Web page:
Saturday 27 May 2017

Housing complex 30km from DCU targets students amid accommodation crisis

Some 100 rooms, located beside Gormanston College near Balbriggan, are being marketed to DCU students as the housing crisis continues.
Some 100 rooms, located beside Gormanston College near Balbriggan, are being marketed to DCU students as the housing crisis continues.

Sam Griffin

Students in a Dublin university are being encouraged to take up residence in a new accommodation complex on the grounds of a well-known secondary school in Co Meath.

Some 100 rooms, located beside Gormanston College near Balbriggan, are being marketed to DCU students as the housing crisis continues.

The rooms are owned and run by Gormanston Park, a private company, and were formerly used by boarding students in the secondary school.

Around 50 of the rooms on offer come with an en-suite bathroom while the remainder have shared bathroom facilities.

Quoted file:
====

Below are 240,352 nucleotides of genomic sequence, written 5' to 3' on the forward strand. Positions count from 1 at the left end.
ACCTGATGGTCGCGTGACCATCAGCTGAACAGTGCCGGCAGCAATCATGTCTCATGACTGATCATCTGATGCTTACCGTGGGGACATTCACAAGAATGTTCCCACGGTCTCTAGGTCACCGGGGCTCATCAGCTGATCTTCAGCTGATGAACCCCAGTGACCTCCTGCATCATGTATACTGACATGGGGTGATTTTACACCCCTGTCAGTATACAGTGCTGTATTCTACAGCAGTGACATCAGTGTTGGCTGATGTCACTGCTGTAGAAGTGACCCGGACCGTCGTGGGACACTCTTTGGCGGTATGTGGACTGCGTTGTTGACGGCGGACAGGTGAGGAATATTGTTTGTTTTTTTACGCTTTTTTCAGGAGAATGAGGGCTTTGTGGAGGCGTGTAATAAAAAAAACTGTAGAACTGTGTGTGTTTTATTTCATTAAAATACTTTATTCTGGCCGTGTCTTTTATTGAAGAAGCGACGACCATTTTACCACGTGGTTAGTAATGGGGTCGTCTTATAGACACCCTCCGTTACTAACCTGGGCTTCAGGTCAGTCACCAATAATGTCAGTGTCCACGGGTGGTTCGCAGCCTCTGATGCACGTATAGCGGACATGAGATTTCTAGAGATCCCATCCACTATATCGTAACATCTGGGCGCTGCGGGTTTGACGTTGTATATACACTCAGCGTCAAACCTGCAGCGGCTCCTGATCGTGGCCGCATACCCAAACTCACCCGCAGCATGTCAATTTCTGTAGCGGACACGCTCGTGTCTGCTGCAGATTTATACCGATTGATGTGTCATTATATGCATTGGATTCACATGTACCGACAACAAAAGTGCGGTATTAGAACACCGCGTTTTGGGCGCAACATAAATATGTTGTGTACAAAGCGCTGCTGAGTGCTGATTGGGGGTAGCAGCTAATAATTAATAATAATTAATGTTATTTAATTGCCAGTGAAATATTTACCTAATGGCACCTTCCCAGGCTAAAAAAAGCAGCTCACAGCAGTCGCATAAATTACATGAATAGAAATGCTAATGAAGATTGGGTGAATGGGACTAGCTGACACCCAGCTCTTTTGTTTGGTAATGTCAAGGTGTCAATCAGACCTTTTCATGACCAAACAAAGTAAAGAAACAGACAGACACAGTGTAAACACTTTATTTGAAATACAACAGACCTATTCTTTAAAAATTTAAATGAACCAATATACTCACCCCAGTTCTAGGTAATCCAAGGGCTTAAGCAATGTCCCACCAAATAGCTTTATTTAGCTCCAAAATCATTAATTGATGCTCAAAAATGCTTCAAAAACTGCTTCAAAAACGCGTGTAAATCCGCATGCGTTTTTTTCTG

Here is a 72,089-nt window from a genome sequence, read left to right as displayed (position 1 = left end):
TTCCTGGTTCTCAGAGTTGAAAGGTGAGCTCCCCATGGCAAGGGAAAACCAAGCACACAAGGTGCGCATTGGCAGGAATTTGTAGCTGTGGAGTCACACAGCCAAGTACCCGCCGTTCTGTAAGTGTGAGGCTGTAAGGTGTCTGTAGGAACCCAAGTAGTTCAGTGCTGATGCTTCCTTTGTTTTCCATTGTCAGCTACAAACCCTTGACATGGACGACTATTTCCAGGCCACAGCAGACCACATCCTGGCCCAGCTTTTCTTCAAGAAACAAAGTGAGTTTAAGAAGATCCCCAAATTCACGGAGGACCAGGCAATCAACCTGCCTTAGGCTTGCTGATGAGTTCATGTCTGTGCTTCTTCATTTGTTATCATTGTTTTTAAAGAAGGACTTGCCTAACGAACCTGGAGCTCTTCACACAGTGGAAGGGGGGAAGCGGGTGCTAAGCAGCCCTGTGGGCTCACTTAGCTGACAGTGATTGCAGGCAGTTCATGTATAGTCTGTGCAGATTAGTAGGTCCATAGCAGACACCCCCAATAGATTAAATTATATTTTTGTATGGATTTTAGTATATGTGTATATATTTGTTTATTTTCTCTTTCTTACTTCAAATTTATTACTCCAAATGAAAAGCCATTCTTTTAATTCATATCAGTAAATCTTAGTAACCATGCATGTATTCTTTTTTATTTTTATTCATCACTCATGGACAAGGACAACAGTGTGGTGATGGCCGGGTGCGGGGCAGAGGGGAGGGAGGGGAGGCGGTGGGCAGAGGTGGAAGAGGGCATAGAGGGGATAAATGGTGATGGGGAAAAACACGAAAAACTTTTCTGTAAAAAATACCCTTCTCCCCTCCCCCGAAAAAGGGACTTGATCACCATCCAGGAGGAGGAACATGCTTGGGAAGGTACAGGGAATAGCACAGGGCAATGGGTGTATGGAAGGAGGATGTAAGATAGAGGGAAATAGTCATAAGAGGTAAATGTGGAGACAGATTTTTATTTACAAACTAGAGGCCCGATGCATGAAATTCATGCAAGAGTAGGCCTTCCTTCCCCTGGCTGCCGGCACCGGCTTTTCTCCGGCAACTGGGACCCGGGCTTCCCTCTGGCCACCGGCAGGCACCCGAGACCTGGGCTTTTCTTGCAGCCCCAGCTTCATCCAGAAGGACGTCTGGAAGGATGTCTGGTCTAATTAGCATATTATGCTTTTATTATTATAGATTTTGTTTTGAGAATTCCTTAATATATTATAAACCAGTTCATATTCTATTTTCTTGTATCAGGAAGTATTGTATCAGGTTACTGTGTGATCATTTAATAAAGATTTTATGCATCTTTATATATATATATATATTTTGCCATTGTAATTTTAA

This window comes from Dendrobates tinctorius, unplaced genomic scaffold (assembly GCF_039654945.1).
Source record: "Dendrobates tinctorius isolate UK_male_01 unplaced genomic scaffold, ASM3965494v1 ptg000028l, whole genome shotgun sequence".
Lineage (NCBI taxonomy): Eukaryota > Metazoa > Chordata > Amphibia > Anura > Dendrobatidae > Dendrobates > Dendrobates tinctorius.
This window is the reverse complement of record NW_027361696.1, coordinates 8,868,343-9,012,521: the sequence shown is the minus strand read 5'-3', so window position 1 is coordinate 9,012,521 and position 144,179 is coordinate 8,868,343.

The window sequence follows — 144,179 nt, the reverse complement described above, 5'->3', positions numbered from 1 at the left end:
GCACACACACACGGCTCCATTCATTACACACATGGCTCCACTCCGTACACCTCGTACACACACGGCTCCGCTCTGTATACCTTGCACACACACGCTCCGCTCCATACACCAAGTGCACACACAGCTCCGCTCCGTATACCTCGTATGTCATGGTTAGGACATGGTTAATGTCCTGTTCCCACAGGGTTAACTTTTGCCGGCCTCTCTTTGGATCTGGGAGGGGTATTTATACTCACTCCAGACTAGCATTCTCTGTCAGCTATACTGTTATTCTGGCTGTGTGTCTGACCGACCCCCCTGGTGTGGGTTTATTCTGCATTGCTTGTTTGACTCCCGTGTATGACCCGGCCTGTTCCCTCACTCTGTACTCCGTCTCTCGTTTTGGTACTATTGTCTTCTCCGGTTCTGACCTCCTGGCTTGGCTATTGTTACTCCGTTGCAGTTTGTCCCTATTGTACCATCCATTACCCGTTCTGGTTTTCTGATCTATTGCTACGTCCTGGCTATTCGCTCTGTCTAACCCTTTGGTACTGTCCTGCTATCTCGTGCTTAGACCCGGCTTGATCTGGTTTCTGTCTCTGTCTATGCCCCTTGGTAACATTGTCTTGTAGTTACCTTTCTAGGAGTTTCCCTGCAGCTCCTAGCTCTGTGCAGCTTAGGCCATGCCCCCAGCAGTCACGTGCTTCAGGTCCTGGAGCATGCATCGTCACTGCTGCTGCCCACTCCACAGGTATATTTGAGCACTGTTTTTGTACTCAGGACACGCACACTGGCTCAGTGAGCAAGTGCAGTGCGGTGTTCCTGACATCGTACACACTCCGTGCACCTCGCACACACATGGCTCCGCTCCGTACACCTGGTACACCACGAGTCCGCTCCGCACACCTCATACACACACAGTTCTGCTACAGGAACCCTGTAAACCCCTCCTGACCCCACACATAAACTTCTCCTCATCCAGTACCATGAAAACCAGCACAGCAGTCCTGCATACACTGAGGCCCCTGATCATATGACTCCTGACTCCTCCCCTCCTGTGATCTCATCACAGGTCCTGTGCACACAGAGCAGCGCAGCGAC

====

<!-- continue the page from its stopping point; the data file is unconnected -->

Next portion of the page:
A flyer for the complex says residents can make use of a range of leisure facilities on the grounds of the complex, including a nine-hole golf course, pitches and a swimming pool.

The complex is located some 30km from DCU. However, a spokesman for the housing complex said there were a number of services which students could use to get to classes.

"There is the 101 Bus Éireann service, which will collect just 350 metres from the park, as well as the train station, which is just over 1km away. We could also put on a shuttle service to allow students use the Matthews bus service," he said.

Breakfast and dinner will also be provided. En-suite rooms will cost just over €7,200 for the year, with standard rooms at €6,000.

DCU Students' Union alerted incoming students to the new complex. Vice president James Donoghue said the union wanted "to present as many options as possible to students".

"We don't want a situation where students have to defer a course because they can't find somewhere to live," he said.

Gormanston Park said that while the second and third-level students would be on the same campus, they would be kept apart, and that it had received several enquiries from students.

Irish Independent

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